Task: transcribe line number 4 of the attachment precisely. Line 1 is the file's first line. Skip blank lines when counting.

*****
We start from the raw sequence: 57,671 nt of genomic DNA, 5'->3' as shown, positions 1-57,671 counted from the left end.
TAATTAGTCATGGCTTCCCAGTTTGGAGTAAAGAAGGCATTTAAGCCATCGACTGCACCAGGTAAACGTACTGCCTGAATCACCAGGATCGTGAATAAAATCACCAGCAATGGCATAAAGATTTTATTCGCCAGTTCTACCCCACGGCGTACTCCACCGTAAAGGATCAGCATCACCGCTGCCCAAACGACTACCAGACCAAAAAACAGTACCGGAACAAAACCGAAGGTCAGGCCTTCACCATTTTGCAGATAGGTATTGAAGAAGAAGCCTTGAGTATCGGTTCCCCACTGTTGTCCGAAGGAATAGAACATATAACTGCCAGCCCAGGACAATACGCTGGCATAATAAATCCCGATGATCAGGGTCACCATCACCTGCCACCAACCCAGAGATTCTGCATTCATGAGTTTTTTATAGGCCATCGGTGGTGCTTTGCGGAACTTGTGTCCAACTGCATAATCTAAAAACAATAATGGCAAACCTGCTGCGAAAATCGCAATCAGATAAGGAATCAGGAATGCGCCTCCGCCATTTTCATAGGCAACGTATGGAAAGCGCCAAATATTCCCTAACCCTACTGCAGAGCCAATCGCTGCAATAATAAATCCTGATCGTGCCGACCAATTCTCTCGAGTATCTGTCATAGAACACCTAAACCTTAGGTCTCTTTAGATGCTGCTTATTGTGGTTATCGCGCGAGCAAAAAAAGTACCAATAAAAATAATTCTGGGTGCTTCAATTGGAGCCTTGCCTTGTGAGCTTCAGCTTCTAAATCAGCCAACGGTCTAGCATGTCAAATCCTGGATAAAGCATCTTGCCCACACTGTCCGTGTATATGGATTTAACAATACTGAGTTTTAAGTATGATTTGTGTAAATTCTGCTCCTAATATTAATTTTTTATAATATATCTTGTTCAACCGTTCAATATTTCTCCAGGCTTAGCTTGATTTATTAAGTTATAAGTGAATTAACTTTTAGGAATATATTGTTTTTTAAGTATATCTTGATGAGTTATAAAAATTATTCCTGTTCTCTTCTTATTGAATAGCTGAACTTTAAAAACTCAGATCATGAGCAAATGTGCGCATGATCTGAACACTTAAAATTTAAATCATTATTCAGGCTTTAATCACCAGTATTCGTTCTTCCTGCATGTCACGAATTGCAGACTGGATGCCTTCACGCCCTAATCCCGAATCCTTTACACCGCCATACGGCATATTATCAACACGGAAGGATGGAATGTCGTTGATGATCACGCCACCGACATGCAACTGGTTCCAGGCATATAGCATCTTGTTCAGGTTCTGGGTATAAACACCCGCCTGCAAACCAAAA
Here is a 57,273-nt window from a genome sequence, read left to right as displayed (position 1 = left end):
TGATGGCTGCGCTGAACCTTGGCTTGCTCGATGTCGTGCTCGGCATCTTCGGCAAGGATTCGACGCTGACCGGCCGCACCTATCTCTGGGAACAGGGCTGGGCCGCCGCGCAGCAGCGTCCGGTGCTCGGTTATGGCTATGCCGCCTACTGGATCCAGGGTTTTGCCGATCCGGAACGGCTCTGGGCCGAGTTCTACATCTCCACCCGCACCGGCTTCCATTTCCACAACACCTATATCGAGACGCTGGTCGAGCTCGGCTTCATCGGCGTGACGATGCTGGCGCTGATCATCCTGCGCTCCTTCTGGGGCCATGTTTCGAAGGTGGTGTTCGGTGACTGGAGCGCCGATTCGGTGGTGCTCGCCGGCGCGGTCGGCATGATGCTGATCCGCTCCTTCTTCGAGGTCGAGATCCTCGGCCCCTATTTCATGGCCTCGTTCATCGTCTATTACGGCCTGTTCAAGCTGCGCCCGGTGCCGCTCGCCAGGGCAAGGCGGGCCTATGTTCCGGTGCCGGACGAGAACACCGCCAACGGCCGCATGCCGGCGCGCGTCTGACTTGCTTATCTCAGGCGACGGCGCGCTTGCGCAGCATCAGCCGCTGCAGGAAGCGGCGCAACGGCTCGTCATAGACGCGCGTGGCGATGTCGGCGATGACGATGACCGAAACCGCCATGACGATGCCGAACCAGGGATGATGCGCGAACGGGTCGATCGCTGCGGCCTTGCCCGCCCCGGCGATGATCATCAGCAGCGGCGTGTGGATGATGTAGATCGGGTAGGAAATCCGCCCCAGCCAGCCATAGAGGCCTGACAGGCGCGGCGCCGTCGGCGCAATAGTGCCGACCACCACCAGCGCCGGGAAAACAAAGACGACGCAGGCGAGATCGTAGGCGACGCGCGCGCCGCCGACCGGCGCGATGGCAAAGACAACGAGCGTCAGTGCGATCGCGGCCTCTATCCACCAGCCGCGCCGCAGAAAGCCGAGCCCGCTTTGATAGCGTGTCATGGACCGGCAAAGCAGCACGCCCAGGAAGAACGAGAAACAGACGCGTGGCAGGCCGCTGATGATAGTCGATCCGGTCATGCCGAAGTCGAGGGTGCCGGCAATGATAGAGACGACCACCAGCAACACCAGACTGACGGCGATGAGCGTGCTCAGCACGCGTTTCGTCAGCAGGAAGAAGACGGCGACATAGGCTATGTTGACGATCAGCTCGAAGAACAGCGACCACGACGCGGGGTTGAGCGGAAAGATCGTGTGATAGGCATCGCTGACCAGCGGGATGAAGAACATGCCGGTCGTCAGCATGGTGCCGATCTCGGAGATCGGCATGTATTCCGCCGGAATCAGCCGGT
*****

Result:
TGATGGCTGCGCTGAACCTTGGCTTGCTCGATGTCGTGCTCGGCATCTTCGGCAAGGATTCGACGCTGACCGGCCGCACCTATCTCTGGGAACAGGGCTGGGCCGCCGCGCAGCAGCGTCCGGTGCTCGGTTATGGCTATGCCGCCTACTGGATCCAGGGTTTTGCCGATCCGGAACGGCTCTGGGCCGAGTTCTACATCTCCACCCGCACCGGCTTCCATTTCCACAACACCTATATCGAGACGCTGGTCGAGCTCGGCTTCATCGGCGTGACGATGCTGGCGCTGATCATCCTGCGCTCCTTCTGGGGCCATGTTTCGAAGGTGGTGTTCGGTGACTGGAGCGCCGATTCGGTGGTGCTCGCCGGCGCGGTCGGCATGATGCTGATCCGCTCCTTCTTCGAGGTCGAGATCCTCGGCCCCTATTTCATGGCCTCGTTCATCGTCTATTACGGCCTGTTCAAGCTGCGCCCGGTGCCGCTCGCCAGGGCAAGGCGGGCCTATGTTCCGGTGCCGGACGAGAACACCGCCAACGGCCGCATGCCGGCGCGCGTCTGACTTGCTTATCTCAGGCGACGGCGCGCTTGCGCAGCATCAGCCGCTGCAGGAAGCGGCGCAACGGCTCGTCATAGACGCGCGTGGCGATGTCGGCGATGACGATGACCGAAACCGCCATGACGATGCCGAACCAGGGATGATGCGCGAACGGGTCGATCGCTGCGGCCTTGCCCGCCCCGGCGATGATCATCAGCAGCGGCGTGTGGATGATGTAGATCGGGTAGGAAATCCGCCCCAGCCAGCCATAGAGGCCTGACAGGCGCGGCGCCGTCGGCGCAATAGTGCCGACCACCACCAGCGCCGGGAAAACAAAGACGACGCAGGCGAGATCGTAGGCGACGCGCGCGCCGCCGACCGGCGCGATGGCAAAGACAACGAGCGTCAGTGCGATCGCGGCCTCTATCCACCAGCCGCGCCGCAGAAAGCCGAGCCCGCTTTGATAGCGTGTCATGGACCGGCAAAGCAGCACGCCCAGGAAGAACGAGAAACAGACGCGTGGCAGGCCGCTGATGATAGTCGATCCGGTCATGCCGAAGTCGAGGGTGCCGGCAATGATAGAGACGACCACCAGCAACACCAGACTGACGGCGATGAGCGTGCTCAGCACGCGTTTCGTCAGCAGGAAGAAGACGGCGACATAGGCTATGTTGACGATCAGCTCGAAGAACAGCGACCACGACGCGGGGTTGAGCGGAAAGATCGTGTGATAGGCATCGCTGACCAGCGGGATGAAGAACATGCCGGTCGTCAGCATGGTGCCGATCTCGGAGATCGGCATGTATTCCGCCGGAATCAGCCGGT